On 16/07/2019 00:45, Public Email Account via coreboot wrote:
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‐‐‐‐‐‐‐ Original Message ‐‐‐‐‐‐‐ On Monday, July 15, 2019 1:45 PM, Trammell Hudson firstname.lastname@example.org wrote:
There are several ways to lock the flash. Two are "permanent":
This is what I'm worried about. I dont want to break anything by preventing any future flashing. I just want to prevent internal flashing.
Trammell knows his stuff in this regard. I did a lot of work on the x220 as my threat model contained the presumption that an actor would persist via firmware where possible. This led me to Trammels heads firmware work (which, if your threat model is talking about firmware read only, I suggest you check out heads as its going to go that extra mile for you). I believe that the meaning of "permanent" here does not mean the chip is never usable again. Its "permanent" in the fact that only someone with physical access could get around it. Use IFDtool to lock the image down, flash it and ground the WP pin. nothing should be able to write to it then.
Something that is overlooked is, even when neutered, no one really knows if ME has write access to flash stuff. It shouldnt be a problem with WP grounded - but I do go a little bit further and use a hex editor to zero out the VSCC table in the firmware before flashing. The ME, or whats left of it, then has no idea which chip its working with and the intel docs imply ME will not communicate with chip. Folks testing show it also causes ME to not come up either.. https://github.com/corna/me_cleaner/issues/80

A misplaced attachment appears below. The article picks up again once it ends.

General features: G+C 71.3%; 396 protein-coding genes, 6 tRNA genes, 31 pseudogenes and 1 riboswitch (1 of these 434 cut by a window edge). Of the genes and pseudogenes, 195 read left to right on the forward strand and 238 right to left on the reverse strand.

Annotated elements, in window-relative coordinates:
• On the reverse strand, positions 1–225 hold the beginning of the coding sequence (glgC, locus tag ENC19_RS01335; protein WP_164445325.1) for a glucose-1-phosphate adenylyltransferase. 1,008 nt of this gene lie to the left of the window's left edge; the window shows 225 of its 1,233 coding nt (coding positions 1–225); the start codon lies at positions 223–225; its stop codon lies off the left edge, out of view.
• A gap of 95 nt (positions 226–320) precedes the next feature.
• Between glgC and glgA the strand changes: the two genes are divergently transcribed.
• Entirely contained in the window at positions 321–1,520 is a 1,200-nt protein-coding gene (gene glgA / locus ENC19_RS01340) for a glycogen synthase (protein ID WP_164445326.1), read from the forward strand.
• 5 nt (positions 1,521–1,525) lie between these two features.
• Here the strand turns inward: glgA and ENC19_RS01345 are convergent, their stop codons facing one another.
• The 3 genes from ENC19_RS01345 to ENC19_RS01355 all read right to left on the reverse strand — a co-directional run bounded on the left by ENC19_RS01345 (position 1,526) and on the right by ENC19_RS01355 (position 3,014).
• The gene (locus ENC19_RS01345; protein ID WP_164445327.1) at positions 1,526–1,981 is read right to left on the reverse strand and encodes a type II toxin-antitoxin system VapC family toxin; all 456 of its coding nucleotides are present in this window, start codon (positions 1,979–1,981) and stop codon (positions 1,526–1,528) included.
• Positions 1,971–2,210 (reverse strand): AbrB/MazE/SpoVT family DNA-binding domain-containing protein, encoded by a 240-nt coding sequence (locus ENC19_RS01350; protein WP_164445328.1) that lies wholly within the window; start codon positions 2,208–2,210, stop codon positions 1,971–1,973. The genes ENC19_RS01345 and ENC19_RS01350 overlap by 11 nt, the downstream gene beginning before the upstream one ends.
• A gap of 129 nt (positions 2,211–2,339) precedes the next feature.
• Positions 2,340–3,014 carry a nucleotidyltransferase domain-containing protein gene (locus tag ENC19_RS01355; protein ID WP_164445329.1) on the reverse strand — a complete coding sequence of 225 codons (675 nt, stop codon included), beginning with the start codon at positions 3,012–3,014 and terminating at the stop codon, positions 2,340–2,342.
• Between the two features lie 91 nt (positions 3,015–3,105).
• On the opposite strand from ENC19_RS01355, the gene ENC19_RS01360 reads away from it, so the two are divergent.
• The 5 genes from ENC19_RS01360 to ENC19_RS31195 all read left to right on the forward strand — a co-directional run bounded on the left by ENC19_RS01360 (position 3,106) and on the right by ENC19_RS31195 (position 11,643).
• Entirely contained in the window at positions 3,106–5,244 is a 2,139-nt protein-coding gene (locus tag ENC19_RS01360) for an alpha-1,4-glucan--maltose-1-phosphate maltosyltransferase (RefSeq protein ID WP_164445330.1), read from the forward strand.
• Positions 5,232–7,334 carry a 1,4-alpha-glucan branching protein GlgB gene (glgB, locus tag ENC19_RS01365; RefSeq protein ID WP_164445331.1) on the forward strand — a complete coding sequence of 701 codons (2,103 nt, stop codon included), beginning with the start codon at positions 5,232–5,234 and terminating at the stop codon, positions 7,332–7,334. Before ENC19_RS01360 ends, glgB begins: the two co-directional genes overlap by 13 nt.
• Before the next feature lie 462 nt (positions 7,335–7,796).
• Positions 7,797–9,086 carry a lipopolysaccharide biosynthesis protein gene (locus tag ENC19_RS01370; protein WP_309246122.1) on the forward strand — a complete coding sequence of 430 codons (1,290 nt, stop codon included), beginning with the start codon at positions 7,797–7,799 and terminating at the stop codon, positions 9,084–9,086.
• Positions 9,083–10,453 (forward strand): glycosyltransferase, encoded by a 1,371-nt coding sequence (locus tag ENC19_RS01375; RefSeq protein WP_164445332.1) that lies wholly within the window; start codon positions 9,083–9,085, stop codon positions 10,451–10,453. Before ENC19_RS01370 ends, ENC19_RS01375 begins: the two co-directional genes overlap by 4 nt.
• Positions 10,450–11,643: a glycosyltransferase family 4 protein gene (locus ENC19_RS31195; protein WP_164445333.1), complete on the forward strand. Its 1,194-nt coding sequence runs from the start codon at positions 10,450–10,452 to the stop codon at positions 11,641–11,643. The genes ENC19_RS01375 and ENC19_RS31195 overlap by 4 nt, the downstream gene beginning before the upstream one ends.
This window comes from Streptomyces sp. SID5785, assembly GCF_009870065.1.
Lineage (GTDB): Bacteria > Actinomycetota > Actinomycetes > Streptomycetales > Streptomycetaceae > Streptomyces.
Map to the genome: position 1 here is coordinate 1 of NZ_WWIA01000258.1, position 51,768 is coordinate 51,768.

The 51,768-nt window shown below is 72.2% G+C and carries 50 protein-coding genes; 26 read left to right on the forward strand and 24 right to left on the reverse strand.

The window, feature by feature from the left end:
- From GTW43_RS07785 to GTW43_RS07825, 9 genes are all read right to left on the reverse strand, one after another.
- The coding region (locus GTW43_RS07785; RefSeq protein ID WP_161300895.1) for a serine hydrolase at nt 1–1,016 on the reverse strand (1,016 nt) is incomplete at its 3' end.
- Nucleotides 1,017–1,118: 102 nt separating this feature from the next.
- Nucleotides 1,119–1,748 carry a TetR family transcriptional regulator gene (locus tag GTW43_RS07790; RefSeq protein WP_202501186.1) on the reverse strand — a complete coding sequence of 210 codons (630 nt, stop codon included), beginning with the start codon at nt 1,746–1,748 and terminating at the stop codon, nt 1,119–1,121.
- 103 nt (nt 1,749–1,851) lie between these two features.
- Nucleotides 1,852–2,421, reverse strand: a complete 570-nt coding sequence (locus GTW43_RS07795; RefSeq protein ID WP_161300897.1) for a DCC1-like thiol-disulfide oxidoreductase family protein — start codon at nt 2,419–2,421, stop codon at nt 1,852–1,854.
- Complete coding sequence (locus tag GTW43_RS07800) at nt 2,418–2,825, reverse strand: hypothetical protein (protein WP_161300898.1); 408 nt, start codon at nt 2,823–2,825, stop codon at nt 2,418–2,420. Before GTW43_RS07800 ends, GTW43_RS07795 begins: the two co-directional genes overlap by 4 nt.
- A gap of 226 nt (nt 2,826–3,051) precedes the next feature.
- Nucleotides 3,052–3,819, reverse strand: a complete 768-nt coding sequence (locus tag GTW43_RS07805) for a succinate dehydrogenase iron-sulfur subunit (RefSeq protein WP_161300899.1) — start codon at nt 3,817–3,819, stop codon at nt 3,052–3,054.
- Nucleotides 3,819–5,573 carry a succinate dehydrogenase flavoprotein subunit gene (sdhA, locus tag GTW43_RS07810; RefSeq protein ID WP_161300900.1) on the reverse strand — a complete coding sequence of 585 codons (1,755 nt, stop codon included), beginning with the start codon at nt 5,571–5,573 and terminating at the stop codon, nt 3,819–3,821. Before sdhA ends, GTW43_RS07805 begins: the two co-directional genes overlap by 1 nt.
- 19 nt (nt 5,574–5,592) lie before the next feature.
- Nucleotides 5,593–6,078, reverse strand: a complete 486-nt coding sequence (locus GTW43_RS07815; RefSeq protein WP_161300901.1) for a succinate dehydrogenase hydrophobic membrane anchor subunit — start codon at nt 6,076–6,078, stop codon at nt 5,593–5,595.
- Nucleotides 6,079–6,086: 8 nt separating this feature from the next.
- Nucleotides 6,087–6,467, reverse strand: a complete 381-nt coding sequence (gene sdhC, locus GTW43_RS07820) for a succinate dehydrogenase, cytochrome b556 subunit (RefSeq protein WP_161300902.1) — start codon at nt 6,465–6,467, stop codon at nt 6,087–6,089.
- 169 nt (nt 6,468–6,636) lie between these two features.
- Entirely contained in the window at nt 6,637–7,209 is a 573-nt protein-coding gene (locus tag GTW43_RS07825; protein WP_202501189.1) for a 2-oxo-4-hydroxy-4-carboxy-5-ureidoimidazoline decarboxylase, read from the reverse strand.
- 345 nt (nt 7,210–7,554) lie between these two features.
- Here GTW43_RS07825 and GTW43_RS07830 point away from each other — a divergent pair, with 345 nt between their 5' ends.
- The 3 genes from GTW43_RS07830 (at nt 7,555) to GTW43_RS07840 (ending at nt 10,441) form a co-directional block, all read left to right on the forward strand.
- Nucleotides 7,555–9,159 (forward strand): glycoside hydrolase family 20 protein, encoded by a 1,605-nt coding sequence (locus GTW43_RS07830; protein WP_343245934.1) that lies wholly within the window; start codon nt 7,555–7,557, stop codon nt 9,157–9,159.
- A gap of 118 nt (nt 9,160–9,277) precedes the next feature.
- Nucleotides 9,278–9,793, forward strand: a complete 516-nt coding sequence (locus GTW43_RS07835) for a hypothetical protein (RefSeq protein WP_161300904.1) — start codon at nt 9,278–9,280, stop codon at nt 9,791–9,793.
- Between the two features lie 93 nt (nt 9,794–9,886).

In any event, the x220 does not have Bootguard, so a proximate attacker could rewrite the flash chip contents with an external programmer regardless of these protections. Hopefully that is compatible with your threat model.
This does not matter. I have physical tamper detection on the computer. So even if someone did use an external flasher I would detect it.
Peronsally I use warranty seals with long unique serial numbers, to make the physical side tamper evident. Cheap and easy.
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